Richard Spurdens Photography – Overden moor wind farm 1

For me the answer is a firm yes: the new way of zooming into and out of images will eventually become second nature, but of me the 61 point focusing really does make it better than the MkII.

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The Sigma 35mm F1.4

A recent addition to my lens collection is the Sigma 35mm f/1.4 DG HSM wide –angle lens.

Now I have to point out that I am not a lens snob, when I first purchased a Canon digital camera body my first lens purchase was a Sigma and it was pin sharp and worked well.

Over the years I have moved on to the more expensive and supposedly better canon L lens. However recently when working in low natural light I have been disappointed with the performance from some of my lenses.  Now I suppose the main reason that I have kept with the Canon brand, is that the top names tend to have the top lenses. Read any magazine review and the branded lens always seem to come out on top. Performance wise and of course cost wise too.

So with the magazines doing the testing and providing the comparisons, it is almost the simple choice to just get the lens which has the brand name. Of course, there is always the possibility of a disappointment which can be expensive too –  let us not forget that Canon et al advertise in these magazines. But generally, staying with the big camera brands is a decision that can be made with confidence.

However as I said above with the type of imagery I shoot I felt that certain lenses were not giving me what I was expecting in terms of sharpness and when I’m paying for a model and using a one off location, I didn’t really want to have as poor a keep rate as I was getting from my current lens setup. I also wanted to move more to prime lenses as they tend to be less heavy than a zoom.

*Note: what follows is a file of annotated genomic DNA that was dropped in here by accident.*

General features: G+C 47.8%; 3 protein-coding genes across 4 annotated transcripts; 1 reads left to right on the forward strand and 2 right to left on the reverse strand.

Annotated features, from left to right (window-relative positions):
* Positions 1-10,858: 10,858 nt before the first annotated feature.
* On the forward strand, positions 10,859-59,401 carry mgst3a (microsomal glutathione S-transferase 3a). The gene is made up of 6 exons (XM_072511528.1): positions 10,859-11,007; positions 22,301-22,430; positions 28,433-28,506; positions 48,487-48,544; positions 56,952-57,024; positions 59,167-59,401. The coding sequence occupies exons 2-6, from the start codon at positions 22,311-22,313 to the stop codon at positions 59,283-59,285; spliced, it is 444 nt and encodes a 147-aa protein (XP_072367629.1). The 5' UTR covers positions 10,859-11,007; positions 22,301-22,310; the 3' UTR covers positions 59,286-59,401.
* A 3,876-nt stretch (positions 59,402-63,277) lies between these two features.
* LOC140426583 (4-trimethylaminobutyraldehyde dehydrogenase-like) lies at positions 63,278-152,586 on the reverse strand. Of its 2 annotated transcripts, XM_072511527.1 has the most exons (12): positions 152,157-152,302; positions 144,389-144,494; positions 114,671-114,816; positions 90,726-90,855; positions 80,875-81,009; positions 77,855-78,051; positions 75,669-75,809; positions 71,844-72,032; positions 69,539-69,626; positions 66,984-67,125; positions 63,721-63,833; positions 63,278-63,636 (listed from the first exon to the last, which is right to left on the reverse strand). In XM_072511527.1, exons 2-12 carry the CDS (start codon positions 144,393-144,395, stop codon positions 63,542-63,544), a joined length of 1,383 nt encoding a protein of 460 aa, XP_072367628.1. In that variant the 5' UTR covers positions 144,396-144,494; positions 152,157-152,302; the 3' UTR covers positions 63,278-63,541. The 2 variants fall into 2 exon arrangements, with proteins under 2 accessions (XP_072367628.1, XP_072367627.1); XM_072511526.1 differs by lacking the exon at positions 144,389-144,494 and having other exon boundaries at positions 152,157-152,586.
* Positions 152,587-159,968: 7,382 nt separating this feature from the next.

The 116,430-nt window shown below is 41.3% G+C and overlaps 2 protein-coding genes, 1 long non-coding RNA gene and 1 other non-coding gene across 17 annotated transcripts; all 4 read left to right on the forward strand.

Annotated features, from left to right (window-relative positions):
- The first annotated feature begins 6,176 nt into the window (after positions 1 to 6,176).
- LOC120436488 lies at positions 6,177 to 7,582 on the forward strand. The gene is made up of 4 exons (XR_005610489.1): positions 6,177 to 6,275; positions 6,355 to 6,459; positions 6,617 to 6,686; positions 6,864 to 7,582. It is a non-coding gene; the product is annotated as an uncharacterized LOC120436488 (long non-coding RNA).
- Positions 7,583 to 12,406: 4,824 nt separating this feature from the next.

So I felt it was time to do some research and see what was out there that might be worth investing in – and I started to look at the Sigma 35mm. A search of the web provided some good reviews and visiting various people’s blogs gave some good and useful information too.

A good place to start is DPREVIEW which always seem to give good factual reviews. They gave the lens a rating of 89% and the following headline conclusion:

‘The Sigma 35mm F1.4 DG HSM is a truly excellent lens that performs as well in the field as its superb lab test results suggest. With fast silent focusing and solid build, its lower price makes it a compelling alternative to the camera manufacturers’ equivalents if you don’t need weather-sealing.’

So armed with that information I took the plunge and purchased this lens. The lens certainly has a very different look to the Sigma Lens I had in the past, and actually looks quite sleek and modern. It looks good and feels solid and is easy to put on and off the camera thanks to its new design. The lens hood is also easy to put on and take off too.

sigma 35mm

So now the proof of the pudding will be in how it performs in use. I have shot a couple of landscapes with it but will have to wait a short while to try it out in the studio. I will post some images as soon as I have used it.

Here are a two images shot using the above lens from a recent shoot with Carla Monaco, shot using natural light.

colour image of model carla M seated on a settee wearing a white dress
Canon EOS 5D Mk III Sigma 35mm F1.4
artistic nude photography - artistic nude photographer -
Canon EOS 5D Mk III Sigma 35mm F1.4

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A New Start

A new start is need:

Follow a bit of a disaster when upgrading to WordPress 3.6 I lost my site, and posts and just ended up with a white screen.

The learning from that is don’t assume upgrades work all the time read the support forums first before pressing update now.

So I decided to take on a new challenge of working up a new site.

So hopefully a website will appear in the next few days – weeks !!

Stay with me if you can and see it develop.